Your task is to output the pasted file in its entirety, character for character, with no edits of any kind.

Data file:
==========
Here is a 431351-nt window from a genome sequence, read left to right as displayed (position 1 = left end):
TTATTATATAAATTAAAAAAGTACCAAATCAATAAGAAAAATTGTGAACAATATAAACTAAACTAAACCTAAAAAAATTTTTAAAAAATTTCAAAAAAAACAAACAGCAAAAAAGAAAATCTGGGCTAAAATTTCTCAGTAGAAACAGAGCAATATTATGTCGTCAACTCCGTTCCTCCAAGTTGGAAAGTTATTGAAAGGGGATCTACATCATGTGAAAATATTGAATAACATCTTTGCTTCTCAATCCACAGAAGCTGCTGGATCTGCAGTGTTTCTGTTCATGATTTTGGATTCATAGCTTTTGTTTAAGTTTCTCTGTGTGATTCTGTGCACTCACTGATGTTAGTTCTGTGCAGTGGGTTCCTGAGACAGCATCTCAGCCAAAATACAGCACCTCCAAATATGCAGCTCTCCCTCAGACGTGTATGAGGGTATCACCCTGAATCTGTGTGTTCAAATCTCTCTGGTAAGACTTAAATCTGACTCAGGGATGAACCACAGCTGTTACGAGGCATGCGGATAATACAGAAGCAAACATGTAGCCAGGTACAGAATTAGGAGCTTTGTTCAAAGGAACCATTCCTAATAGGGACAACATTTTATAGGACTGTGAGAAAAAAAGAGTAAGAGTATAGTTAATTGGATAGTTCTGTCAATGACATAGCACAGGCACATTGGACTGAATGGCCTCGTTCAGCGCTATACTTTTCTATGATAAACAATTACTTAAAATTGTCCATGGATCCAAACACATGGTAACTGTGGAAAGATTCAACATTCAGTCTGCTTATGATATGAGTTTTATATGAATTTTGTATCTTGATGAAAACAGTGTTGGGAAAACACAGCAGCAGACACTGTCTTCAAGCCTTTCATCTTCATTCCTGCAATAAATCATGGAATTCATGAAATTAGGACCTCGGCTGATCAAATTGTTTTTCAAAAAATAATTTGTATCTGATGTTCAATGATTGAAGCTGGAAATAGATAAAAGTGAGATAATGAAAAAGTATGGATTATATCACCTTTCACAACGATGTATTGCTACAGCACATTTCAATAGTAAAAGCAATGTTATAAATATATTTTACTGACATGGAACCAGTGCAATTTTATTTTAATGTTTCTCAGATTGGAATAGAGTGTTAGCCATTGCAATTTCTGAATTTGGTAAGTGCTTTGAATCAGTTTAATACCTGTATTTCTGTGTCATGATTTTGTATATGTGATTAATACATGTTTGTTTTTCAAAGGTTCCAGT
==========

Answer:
Here is a 431351-nt window from a genome sequence, read left to right as displayed (position 1 = left end):
TTATTATATAAATTAAAAAAGTACCAAATCAATAAGAAAAATTGTGAACAATATAAACTAAACTAAACCTAAAAAAATTTTTAAAAAATTTCAAAAAAAACAAACAGCAAAAAAGAAAATCTGGGCTAAAATTTCTCAGTAGAAACAGAGCAATATTATGTCGTCAACTCCGTTCCTCCAAGTTGGAAAGTTATTGAAAGGGGATCTACATCATGTGAAAATATTGAATAACATCTTTGCTTCTCAATCCACAGAAGCTGCTGGATCTGCAGTGTTTCTGTTCATGATTTTGGATTCATAGCTTTTGTTTAAGTTTCTCTGTGTGATTCTGTGCACTCACTGATGTTAGTTCTGTGCAGTGGGTTCCTGAGACAGCATCTCAGCCAAAATACAGCACCTCCAAATATGCAGCTCTCCCTCAGACGTGTATGAGGGTATCACCCTGAATCTGTGTGTTCAAATCTCTCTGGTAAGACTTAAATCTGACTCAGGGATGAACCACAGCTGTTACGAGGCATGCGGATAATACAGAAGCAAACATGTAGCCAGGTACAGAATTAGGAGCTTTGTTCAAAGGAACCATTCCTAATAGGGACAACATTTTATAGGACTGTGAGAAAAAAAGAGTAAGAGTATAGTTAATTGGATAGTTCTGTCAATGACATAGCACAGGCACATTGGACTGAATGGCCTCGTTCAGCGCTATACTTTTCTATGATAAACAATTACTTAAAATTGTCCATGGATCCAAACACATGGTAACTGTGGAAAGATTCAACATTCAGTCTGCTTATGATATGAGTTTTATATGAATTTTGTATCTTGATGAAAACAGTGTTGGGAAAACACAGCAGCAGACACTGTCTTCAAGCCTTTCATCTTCATTCCTGCAATAAATCATGGAATTCATGAAATTAGGACCTCGGCTGATCAAATTGTTTTTCAAAAAATAATTTGTATCTGATGTTCAATGATTGAAGCTGGAAATAGATAAAAGTGAGATAATGAAAAAGTATGGATTATATCACCTTTCACAACGATGTATTGCTACAGCACATTTCAATAGTAAAAGCAATGTTATAAATATATTTTACTGACATGGAACCAGTGCAATTTTATTTTAATGTTTCTCAGATTGGAATAGAGTGTTAGCCATTGCAATTTCTGAATTTGGTAAGTGCTTTGAATCAGTTTAATACCTGTATTTCTGTGTCATGATTTTGTATATGTGATTAATACATGTTTGTTTTTCAAAGGTTCCAGT